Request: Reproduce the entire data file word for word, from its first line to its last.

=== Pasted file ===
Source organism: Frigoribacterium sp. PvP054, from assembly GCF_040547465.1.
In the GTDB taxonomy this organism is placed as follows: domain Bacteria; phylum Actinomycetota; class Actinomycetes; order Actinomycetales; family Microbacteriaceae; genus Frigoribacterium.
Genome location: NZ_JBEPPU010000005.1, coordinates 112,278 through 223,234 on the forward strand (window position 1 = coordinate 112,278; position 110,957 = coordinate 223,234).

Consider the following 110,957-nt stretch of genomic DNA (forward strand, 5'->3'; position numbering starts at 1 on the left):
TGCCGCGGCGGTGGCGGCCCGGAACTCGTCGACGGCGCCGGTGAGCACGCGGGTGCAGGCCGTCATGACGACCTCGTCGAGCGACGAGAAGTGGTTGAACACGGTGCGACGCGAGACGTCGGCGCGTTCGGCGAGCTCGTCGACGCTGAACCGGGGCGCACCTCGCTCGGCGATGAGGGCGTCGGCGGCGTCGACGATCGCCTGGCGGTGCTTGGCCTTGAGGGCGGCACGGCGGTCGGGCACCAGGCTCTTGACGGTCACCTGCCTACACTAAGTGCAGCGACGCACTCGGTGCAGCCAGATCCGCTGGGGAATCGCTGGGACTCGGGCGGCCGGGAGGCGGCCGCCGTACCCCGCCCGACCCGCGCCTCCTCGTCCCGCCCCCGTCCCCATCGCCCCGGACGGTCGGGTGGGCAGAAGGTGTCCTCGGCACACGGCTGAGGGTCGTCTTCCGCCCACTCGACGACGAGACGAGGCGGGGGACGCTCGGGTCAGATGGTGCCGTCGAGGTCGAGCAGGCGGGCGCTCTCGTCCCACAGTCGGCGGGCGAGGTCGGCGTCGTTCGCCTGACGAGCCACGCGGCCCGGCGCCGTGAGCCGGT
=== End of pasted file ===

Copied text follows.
Source organism: Frigoribacterium sp. PvP054, from assembly GCF_040547465.1.
In the GTDB taxonomy this organism is placed as follows: domain Bacteria; phylum Actinomycetota; class Actinomycetes; order Actinomycetales; family Microbacteriaceae; genus Frigoribacterium.
Genome location: NZ_JBEPPU010000005.1, coordinates 112,278 through 223,234 on the forward strand (window position 1 = coordinate 112,278; position 110,957 = coordinate 223,234).

Consider the following 110,957-nt stretch of genomic DNA (forward strand, 5'->3'; position numbering starts at 1 on the left):
TGCCGCGGCGGTGGCGGCCCGGAACTCGTCGACGGCGCCGGTGAGCACGCGGGTGCAGGCCGTCATGACGACCTCGTCGAGCGACGAGAAGTGGTTGAACACGGTGCGACGCGAGACGTCGGCGCGTTCGGCGAGCTCGTCGACGCTGAACCGGGGCGCACCTCGCTCGGCGATGAGGGCGTCGGCGGCGTCGACGATCGCCTGGCGGTGCTTGGCCTTGAGGGCGGCACGGCGGTCGGGCACCAGGCTCTTGACGGTCACCTGCCTACACTAAGTGCAGCGACGCACTCGGTGCAGCCAGATCCGCTGGGGAATCGCTGGGACTCGGGCGGCCGGGAGGCGGCCGCCGTACCCCGCCCGACCCGCGCCTCCTCGTCCCGCCCCCGTCCCCATCGCCCCGGACGGTCGGGTGGGCAGAAGGTGTCCTCGGCACACGGCTGAGGGTCGTCTTCCGCCCACTCGACGACGAGACGAGGCGGGGGACGCTCGGGTCAGATGGTGCCGTCGAGGTCGAGCAGGCGGGCGCTCTCGTCCCACAGTCGGCGGGCGAGGTCGGCGTCGTTCGCCTGACGAGCCACGCGGCCCGGCGCCGTGAGCCGGT